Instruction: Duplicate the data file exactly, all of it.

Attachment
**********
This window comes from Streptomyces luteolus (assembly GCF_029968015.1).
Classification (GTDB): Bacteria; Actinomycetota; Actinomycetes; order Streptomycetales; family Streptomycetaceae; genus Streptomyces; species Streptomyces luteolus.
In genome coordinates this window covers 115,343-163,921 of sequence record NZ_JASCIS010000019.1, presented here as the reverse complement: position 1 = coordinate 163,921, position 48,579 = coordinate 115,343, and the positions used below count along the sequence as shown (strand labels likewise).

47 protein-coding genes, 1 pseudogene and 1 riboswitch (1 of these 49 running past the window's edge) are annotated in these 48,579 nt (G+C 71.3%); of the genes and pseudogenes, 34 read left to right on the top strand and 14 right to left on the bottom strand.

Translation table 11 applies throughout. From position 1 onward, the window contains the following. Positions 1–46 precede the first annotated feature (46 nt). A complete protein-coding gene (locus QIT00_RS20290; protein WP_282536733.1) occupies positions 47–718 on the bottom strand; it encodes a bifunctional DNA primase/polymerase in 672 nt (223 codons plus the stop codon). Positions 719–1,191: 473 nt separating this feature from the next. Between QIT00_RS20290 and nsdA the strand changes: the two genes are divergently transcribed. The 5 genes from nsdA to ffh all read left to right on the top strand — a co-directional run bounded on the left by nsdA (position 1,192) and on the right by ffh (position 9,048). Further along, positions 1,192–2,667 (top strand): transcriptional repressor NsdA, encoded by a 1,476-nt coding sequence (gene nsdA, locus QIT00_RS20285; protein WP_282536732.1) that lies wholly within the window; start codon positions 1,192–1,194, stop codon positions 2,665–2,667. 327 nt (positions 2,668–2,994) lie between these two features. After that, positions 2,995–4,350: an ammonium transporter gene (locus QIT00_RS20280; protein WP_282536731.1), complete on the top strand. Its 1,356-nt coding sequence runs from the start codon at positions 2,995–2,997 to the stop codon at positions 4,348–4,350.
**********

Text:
This window comes from Streptomyces luteolus (assembly GCF_029968015.1).
Classification (GTDB): Bacteria; Actinomycetota; Actinomycetes; order Streptomycetales; family Streptomycetaceae; genus Streptomyces; species Streptomyces luteolus.
In genome coordinates this window covers 115,343-163,921 of sequence record NZ_JASCIS010000019.1, presented here as the reverse complement: position 1 = coordinate 163,921, position 48,579 = coordinate 115,343, and the positions used below count along the sequence as shown (strand labels likewise).

47 protein-coding genes, 1 pseudogene and 1 riboswitch (1 of these 49 running past the window's edge) are annotated in these 48,579 nt (G+C 71.3%); of the genes and pseudogenes, 34 read left to right on the top strand and 14 right to left on the bottom strand.

Translation table 11 applies throughout. From position 1 onward, the window contains the following. Positions 1–46 precede the first annotated feature (46 nt). A complete protein-coding gene (locus QIT00_RS20290; protein WP_282536733.1) occupies positions 47–718 on the bottom strand; it encodes a bifunctional DNA primase/polymerase in 672 nt (223 codons plus the stop codon). Positions 719–1,191: 473 nt separating this feature from the next. Between QIT00_RS20290 and nsdA the strand changes: the two genes are divergently transcribed. The 5 genes from nsdA to ffh all read left to right on the top strand — a co-directional run bounded on the left by nsdA (position 1,192) and on the right by ffh (position 9,048). Further along, positions 1,192–2,667 (top strand): transcriptional repressor NsdA, encoded by a 1,476-nt coding sequence (gene nsdA, locus QIT00_RS20285; protein WP_282536732.1) that lies wholly within the window; start codon positions 1,192–1,194, stop codon positions 2,665–2,667. 327 nt (positions 2,668–2,994) lie between these two features. After that, positions 2,995–4,350: an ammonium transporter gene (locus QIT00_RS20280; protein WP_282536731.1), complete on the top strand. Its 1,356-nt coding sequence runs from the start codon at positions 2,995–2,997 to the stop codon at positions 4,348–4,350.